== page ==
“Those are damned good questions,” Alex said. “But, soon I’m going to have access to different tools that’ll let me uncover more aspects of the dungeon core remains. Then…once I get some more results, maybe Baelin will be able to give me some answers.”
“Right, right…” She nodded. “Lots of questions…lots of questions. Still makes you wonder why The Fool is so looked down upon if The Mark is so useful. Or even why Uldar would make The Fool not able to fight, do magic or use divinity in the first place.”
“Yeah…yeah…all really good questions. We’ll see what happens and what answers I come up with when I get the remains under the piccoscope.”
“That what now?”
“It…” He explained the device to her, and she shook her head.
“Wow, that makes my head spin even thinking about it. So, now what?”
“Now I talk to Jules, there’s a certain question I want to ask her. About this stuff…depending on her answer, the dungeon core might be able to help us.”
She raised an eyebrow. “How would it be able to help us?”
“Well, I’ll tell you a little more when I figure out more,” Alex said, tapping the side of his nose.
Over the last few hours, a mad, stupid, horrifying, insane idea had been brewing in his mind. One that the rational part of his brain was screaming for him not to even consider.
However, now that it had nestled its way in, he couldn’t quite shake it. First, he’d need to finish his analysis of the dungeon core’s remains. He especially needed a full idea as to its mana conductivity. Getting the full spectrum of its composition would be necessary too.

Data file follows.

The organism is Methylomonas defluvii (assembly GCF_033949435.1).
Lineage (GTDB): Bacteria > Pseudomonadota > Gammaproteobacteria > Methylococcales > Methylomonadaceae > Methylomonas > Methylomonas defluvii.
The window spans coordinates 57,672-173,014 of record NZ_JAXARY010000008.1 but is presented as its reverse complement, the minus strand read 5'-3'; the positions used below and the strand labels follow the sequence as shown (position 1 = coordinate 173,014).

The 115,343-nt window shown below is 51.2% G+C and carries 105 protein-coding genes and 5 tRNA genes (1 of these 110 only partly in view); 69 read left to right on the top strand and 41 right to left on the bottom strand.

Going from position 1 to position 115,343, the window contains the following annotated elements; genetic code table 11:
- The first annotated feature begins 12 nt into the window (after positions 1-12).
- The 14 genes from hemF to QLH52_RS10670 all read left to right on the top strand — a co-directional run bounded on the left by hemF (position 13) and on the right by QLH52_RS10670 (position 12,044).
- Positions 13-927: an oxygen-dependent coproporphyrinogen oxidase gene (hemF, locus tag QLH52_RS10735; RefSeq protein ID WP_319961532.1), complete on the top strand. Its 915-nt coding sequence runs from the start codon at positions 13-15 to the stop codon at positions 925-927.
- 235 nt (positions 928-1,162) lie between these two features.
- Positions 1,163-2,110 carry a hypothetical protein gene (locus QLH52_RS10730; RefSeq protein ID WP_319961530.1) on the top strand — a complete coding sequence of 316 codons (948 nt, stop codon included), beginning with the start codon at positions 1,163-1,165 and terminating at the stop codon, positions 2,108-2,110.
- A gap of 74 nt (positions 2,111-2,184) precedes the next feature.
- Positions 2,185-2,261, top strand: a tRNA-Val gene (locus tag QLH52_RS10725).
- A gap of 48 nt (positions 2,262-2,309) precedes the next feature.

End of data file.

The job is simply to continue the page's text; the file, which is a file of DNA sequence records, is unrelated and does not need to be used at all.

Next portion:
In the meantime, he would ask professor Jules his question. Depending on how she answered: if he got what he was looking for, then potentially, the dungeon core’s remains could be-
“You know, being all mysterious is really overrated.” Theresa crossed her arms.
“Not if you’re the one being mysterious.” Alex smirked mischievously. “Then it’s pretty damn awesome.”
“Ugh, next thing you know you’ll be putting on a mask and costume and going around like bloody Robbing Hood.”
“Hmmmmm,” he said, rubbing his chin in thought. “What do you think of the name ‘Robbing Fool’?”
“I think it’s terrible.”
“Your taste is terrible.”
Theresa stared at him for a long moment, then burst out laughing. She laughed so hard that Brutus actually turned around and stared at her.
“What?” Alex blinked. “What’s so funny?”
“Oh, I’ll talk a little more about that later.” She grinned.
Alex sucked in a breath like he’d been mortally wounded. “You dare, Theresa Lu, you dare use my own words against me?”
“Hey, it’s fun when you’re the one being mysterious, right?” She got up, humming to herself and sauntered off from among the trees.
Brutus looked at Alex for a long moment, walked over, gave his face a lick and then bounded after his master.
Alex shook his head. “Now the dog is giving me pity licks,” he said.